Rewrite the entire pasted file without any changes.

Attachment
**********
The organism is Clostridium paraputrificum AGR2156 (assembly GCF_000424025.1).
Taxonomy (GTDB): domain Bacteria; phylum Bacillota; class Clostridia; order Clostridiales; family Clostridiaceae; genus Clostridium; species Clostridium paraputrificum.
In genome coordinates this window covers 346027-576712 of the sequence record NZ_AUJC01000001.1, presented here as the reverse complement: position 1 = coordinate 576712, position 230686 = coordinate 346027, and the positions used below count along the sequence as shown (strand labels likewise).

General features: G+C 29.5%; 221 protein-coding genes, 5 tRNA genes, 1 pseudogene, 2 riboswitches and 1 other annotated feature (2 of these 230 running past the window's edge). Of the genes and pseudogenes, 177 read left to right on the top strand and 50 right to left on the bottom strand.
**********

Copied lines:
The organism is Clostridium paraputrificum AGR2156 (assembly GCF_000424025.1).
Taxonomy (GTDB): domain Bacteria; phylum Bacillota; class Clostridia; order Clostridiales; family Clostridiaceae; genus Clostridium; species Clostridium paraputrificum.
In genome coordinates this window covers 346027-576712 of the sequence record NZ_AUJC01000001.1, presented here as the reverse complement: position 1 = coordinate 576712, position 230686 = coordinate 346027, and the positions used below count along the sequence as shown (strand labels likewise).

General features: G+C 29.5%; 221 protein-coding genes, 5 tRNA genes, 1 pseudogene, 2 riboswitches and 1 other annotated feature (2 of these 230 running past the window's edge). Of the genes and pseudogenes, 177 read left to right on the top strand and 50 right to left on the bottom strand.